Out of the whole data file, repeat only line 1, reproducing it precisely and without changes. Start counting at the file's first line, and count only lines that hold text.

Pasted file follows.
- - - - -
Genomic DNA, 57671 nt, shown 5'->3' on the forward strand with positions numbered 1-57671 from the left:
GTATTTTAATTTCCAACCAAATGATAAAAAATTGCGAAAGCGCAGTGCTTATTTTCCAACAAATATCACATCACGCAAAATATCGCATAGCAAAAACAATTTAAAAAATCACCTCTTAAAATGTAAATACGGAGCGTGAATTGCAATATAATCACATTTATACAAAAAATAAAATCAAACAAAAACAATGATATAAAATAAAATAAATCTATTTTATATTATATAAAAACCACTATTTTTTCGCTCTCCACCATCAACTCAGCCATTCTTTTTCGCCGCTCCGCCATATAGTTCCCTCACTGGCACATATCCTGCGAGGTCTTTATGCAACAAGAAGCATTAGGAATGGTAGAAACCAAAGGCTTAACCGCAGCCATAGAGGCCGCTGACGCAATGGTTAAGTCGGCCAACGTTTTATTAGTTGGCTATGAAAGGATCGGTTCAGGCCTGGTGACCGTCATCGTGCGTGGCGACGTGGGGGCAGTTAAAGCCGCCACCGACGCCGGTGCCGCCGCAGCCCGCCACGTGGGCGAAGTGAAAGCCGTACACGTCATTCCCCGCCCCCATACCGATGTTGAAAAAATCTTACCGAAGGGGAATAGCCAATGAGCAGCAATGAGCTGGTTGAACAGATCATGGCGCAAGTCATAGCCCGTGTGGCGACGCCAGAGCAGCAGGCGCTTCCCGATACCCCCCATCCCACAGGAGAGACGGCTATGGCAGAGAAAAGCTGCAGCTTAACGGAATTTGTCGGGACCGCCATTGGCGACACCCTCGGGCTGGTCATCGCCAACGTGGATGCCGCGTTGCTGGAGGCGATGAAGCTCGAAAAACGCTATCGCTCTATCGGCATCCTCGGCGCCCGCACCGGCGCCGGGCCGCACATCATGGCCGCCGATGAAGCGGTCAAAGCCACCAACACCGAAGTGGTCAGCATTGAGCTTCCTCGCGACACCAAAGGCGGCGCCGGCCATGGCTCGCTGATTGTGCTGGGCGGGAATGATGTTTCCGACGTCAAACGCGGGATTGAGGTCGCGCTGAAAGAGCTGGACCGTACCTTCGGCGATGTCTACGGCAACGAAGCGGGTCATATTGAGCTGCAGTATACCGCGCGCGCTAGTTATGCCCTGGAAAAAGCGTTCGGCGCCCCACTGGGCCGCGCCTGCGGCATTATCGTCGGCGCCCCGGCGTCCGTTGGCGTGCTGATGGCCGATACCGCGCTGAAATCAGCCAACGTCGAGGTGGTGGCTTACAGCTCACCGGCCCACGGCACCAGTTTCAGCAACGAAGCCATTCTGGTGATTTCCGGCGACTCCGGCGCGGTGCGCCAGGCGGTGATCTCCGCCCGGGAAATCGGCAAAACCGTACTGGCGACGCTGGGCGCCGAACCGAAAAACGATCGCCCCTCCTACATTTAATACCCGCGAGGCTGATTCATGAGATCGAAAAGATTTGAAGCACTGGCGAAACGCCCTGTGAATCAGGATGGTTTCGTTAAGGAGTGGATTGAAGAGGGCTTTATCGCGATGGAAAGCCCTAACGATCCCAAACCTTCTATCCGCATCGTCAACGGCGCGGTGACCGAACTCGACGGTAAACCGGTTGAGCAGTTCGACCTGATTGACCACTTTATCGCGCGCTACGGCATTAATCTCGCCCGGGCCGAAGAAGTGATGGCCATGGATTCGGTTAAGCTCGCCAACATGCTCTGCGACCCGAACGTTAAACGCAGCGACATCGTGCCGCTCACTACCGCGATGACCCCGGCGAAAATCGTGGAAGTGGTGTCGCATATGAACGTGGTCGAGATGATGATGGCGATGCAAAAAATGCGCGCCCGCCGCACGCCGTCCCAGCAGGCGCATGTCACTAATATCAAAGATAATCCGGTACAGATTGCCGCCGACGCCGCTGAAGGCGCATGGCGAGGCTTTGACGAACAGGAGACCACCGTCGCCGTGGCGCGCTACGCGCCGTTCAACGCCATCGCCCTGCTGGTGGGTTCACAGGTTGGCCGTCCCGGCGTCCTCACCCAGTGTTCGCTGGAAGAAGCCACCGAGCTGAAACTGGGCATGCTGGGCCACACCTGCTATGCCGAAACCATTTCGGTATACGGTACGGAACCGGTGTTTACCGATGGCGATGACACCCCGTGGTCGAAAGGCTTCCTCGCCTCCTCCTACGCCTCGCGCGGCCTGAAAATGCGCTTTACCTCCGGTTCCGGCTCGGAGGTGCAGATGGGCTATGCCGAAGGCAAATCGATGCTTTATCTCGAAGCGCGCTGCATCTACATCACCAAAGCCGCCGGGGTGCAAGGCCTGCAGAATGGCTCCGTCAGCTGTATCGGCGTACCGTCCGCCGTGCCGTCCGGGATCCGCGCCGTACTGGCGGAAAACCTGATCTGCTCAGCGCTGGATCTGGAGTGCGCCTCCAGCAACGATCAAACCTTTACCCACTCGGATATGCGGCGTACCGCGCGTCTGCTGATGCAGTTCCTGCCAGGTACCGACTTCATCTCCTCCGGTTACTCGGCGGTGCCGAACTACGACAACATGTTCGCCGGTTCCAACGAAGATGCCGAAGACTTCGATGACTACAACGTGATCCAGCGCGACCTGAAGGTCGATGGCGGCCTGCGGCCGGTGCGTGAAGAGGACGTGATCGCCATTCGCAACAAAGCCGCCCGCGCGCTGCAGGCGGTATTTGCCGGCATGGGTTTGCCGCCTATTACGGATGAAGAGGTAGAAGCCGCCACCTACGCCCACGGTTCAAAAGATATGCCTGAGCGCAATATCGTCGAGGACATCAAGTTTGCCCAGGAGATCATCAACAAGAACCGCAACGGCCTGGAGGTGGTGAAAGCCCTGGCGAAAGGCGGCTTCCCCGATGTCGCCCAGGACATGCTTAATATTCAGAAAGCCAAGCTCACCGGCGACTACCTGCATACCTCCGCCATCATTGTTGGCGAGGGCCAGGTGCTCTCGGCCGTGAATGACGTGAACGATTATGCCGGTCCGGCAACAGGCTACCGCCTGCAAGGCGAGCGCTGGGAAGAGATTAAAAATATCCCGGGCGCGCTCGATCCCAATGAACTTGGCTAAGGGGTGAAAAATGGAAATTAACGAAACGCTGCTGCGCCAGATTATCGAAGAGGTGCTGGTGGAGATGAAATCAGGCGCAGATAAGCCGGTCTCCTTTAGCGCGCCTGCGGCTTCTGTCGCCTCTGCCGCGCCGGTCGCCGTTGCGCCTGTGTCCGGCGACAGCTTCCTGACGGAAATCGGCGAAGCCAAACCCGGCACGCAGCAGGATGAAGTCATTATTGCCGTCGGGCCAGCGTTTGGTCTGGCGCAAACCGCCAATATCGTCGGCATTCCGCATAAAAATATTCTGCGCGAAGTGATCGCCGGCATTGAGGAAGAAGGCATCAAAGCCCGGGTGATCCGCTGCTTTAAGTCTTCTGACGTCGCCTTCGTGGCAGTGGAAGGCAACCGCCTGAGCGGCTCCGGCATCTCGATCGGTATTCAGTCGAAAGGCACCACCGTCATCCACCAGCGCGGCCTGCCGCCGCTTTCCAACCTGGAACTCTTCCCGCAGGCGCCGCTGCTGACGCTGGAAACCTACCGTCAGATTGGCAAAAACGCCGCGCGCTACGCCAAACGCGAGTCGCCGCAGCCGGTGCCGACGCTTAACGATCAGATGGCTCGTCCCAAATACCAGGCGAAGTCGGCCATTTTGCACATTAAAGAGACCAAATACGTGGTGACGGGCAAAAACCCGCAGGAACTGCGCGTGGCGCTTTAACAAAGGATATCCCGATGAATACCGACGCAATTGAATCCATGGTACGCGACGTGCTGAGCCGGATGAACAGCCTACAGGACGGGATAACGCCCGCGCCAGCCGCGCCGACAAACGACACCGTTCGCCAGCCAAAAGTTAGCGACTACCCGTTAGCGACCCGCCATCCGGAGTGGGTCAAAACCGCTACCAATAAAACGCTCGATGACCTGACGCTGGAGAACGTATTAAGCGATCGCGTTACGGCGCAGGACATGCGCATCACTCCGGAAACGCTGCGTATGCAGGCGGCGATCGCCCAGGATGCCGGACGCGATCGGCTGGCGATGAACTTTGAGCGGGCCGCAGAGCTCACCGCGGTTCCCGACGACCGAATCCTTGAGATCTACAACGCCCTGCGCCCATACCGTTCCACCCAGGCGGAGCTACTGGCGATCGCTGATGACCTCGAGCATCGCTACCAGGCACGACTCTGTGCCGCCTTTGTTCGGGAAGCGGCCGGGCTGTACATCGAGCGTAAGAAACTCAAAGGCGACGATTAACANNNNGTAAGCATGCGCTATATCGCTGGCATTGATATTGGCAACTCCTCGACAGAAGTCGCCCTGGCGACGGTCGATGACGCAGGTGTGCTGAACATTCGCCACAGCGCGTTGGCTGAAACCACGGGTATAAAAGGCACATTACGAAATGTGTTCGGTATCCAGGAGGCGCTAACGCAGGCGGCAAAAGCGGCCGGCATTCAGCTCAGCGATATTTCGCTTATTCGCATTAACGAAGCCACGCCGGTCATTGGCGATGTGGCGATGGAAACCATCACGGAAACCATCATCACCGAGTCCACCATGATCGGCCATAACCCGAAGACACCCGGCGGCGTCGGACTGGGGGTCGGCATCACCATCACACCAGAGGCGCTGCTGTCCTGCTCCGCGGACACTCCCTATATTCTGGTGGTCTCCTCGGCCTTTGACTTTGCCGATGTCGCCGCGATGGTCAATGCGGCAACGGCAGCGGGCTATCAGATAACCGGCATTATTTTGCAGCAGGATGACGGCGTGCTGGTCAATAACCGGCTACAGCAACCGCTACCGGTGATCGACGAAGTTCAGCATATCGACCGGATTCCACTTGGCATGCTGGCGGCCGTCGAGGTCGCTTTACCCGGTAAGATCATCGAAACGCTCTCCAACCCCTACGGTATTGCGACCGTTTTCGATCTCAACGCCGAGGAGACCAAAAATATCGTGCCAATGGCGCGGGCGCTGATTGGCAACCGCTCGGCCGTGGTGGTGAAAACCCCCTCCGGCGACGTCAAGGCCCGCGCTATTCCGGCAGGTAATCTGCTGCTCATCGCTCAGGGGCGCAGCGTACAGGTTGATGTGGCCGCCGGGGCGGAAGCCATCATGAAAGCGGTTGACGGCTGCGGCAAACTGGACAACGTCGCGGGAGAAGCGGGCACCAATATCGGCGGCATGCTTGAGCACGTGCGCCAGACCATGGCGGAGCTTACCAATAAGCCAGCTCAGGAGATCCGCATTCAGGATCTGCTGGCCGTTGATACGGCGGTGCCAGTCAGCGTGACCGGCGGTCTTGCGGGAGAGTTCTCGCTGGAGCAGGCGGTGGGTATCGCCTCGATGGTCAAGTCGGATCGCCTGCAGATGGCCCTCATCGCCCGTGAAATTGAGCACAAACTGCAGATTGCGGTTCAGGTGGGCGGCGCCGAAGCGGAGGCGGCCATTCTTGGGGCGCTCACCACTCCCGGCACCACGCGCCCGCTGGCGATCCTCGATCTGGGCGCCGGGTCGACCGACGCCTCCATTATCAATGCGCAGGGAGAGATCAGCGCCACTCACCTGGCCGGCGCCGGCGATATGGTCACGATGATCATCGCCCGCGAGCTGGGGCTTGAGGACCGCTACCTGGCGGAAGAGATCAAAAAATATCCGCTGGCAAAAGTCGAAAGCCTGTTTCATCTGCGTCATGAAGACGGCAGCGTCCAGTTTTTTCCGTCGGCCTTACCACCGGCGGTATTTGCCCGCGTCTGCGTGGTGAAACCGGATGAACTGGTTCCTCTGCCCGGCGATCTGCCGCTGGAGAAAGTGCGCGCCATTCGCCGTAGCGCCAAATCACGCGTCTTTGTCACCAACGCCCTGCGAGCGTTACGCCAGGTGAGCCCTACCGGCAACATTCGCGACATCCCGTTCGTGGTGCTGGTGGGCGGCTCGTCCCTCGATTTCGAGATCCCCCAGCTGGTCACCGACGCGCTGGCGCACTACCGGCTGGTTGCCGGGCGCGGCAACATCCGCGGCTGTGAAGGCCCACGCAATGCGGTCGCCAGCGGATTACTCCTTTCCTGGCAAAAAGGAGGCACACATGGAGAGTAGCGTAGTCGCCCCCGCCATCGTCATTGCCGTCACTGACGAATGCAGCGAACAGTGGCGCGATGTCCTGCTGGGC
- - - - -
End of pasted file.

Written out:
Genomic DNA, 57671 nt, shown 5'->3' on the forward strand with positions numbered 1-57671 from the left: